- Dr. Ganesh Mantri
All eyes are set on West Bengal as the most vital national contest of today is taking place between BJP and the two-term Chief Minister Mamata Banerjee. After Bihar assembly election, BJP has set the target of winning West Bengal by cashing upon the anti-incumbency vote and setting narrative of CAA though in a toned-down manner. Making in-roads in Bengal matters a lot to BJP as it has never been a major player in the state. No doubt, BJP has daunting task against formidable opponent in the form of Trinmool Congress and its chief Mamata Banerjee. It’s interesting to see BJP accusing its opponents of polarising votes and appeasement politics while it is trying to woo Hindu votes by propagating CAA as its main plank. In turn religious polarisation will definitely affect voting patterns. As battlelines are drawn between Narendra Modi and Mamata Banerjee, the voting pattern will be most interesting affair to analyse once the results are out.
In 2016 assembly election, TMC won 211 seats to drub the Left Front-Congress alliance. BJP was not even in the picture 5 years ago as it could win meagre 3 seats. Ever since, there has been the upside down political upheaval in the state. BJP is fighting its battle persistently and with grit as it knows the importance of defeating the most ambitious of regional satraps in the country. Winning Bengal has many consolation prizes as well. It means establishing national imprint as a national party, marginalising regional parties, giving a clear message to other state regional parties like SP, BSP, BJD, RJD, NCP and most importantly TRS and YSR Congress about their future.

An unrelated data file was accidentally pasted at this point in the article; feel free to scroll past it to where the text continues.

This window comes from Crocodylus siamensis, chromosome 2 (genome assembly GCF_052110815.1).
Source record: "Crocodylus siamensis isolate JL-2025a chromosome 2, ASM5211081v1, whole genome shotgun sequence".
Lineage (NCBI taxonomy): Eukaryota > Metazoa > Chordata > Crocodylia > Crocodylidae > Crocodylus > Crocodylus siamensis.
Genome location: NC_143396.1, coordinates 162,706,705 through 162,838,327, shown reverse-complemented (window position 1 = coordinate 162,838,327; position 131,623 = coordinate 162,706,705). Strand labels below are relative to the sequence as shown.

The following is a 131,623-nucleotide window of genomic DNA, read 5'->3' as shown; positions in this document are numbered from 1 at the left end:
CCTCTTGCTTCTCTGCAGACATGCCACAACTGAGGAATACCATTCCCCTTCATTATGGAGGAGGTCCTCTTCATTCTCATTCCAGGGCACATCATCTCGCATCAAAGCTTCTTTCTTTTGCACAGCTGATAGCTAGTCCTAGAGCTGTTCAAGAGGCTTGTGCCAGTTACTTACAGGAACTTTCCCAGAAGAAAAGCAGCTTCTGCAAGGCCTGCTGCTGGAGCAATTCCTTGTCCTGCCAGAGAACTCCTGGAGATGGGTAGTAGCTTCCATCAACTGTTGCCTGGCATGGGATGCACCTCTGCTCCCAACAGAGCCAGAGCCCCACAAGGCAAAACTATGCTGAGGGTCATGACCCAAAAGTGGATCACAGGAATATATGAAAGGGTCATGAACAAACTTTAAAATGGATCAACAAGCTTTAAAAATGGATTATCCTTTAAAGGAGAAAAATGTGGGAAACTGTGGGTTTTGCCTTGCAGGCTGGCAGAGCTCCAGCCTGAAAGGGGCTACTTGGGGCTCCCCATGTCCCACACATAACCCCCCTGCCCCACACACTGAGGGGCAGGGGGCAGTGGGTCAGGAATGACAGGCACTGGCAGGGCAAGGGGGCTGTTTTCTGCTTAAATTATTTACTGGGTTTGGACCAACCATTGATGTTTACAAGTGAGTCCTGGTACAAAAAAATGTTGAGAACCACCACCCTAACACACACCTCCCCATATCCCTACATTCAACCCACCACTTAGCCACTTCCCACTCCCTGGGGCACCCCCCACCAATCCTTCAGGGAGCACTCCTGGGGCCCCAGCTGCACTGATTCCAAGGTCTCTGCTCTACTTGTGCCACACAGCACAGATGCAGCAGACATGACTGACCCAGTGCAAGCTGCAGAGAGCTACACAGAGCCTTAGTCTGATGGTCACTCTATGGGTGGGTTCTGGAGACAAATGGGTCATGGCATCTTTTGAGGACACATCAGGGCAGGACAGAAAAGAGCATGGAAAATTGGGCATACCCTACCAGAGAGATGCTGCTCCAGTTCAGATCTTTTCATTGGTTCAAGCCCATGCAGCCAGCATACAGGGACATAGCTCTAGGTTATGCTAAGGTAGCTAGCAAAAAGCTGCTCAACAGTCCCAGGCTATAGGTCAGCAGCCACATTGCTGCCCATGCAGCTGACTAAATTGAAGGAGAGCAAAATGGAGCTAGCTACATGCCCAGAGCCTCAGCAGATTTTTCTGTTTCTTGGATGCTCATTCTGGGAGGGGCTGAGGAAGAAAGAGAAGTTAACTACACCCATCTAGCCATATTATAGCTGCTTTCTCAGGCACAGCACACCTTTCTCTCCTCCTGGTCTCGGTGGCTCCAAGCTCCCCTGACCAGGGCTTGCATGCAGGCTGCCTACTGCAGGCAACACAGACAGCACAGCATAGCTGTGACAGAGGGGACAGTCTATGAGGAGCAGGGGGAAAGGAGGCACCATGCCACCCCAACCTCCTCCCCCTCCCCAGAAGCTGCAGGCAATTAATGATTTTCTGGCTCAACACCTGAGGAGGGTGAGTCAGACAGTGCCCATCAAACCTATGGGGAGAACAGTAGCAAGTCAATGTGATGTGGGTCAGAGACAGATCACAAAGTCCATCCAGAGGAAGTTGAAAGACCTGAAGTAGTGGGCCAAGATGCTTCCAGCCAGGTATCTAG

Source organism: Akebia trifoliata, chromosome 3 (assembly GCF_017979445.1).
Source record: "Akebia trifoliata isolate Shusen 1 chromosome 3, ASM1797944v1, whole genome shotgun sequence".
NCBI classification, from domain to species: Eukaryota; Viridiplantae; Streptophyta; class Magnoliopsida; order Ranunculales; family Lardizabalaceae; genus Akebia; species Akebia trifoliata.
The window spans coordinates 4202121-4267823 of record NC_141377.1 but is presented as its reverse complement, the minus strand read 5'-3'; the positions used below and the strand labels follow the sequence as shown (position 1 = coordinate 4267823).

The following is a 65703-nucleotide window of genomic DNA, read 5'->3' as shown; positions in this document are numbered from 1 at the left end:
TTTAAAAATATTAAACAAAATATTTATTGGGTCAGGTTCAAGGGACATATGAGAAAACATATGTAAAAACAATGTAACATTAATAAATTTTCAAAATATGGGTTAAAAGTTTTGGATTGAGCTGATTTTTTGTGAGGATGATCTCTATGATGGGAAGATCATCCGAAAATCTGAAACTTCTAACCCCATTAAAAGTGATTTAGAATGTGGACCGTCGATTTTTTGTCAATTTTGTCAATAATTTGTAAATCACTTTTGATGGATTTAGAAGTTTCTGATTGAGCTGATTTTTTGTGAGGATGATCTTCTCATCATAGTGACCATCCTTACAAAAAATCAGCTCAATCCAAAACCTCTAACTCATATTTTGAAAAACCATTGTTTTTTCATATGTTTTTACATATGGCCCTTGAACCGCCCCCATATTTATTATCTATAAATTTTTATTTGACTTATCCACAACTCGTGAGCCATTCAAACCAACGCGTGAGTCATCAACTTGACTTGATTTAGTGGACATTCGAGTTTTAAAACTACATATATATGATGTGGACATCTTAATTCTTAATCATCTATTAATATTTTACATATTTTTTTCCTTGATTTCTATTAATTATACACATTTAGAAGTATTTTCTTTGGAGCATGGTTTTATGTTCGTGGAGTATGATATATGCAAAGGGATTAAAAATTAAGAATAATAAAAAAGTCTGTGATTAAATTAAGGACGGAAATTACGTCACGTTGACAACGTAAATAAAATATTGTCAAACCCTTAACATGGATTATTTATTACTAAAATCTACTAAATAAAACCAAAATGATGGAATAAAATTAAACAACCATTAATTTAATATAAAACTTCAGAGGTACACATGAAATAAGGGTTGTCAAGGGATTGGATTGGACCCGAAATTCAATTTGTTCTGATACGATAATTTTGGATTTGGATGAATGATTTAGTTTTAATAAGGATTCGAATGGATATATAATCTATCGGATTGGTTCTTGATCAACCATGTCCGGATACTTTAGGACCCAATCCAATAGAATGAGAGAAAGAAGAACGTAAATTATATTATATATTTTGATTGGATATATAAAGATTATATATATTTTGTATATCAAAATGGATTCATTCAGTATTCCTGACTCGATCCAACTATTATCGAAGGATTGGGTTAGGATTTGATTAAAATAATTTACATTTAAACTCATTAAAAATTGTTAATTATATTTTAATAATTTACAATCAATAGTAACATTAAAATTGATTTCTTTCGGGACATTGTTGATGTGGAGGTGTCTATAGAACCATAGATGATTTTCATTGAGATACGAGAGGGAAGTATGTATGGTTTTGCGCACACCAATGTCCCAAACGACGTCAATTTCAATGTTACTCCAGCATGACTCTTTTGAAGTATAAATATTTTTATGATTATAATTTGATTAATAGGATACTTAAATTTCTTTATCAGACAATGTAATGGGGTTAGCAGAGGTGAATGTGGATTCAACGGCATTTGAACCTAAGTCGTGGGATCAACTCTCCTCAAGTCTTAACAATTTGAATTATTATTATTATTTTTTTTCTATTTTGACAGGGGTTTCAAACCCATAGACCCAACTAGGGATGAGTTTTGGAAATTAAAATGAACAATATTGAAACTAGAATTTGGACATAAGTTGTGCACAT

BJP is aware that fighting Mamata Banerjee is not an easy task. Hence BJP has ushered in its full capacity - from PM Narendra Modi to young brigade like Tejasvi Surya for electioneering propaganda. BJP is trying to pitch into the vacuum created due to retreat of Left Front as anti-incumbency has set in for 10 years’ rule of TMC led by Mamata Banerjee. BJP sensed it early and utilised every opportunity to generate issues to oppose Mamata Didi. Given that state with Muslim population of approx. over 30%. BJP is aiming for majority of majority votes and minority of minority votes.
On the surface, BJP is downplaying the religious divide and is focussing on twin engine growth for the state. It means the BJP government at the centre and in the state would mean much faster growth for West Bengal. On the other hand, Mamata Banerjee has made Ma, Mati and Manush as symbol of her campaign. In this backdrop, whether cleric Abbas Siddiqui and AIMIM’s Owaisi would prove to be vote splitters needs to be analysed cautiously. If Abbas Siddiqui’s Indian Secular Front, Congress and Left parties together could take away anti-incumbency votes, then prospects of BJP weaken in Bengal. The Left Front is vying and vouching for new faces, which has given tickets to new comers and sports personalities. In this third front in the state, the Left and Congress are fighting for survival while Abbas Siddiqi is trying to make a mark in state’s politics. The state of Bengal and the entire country is waiting for the 2nd May moment when the results will be clear and so as the political future of India.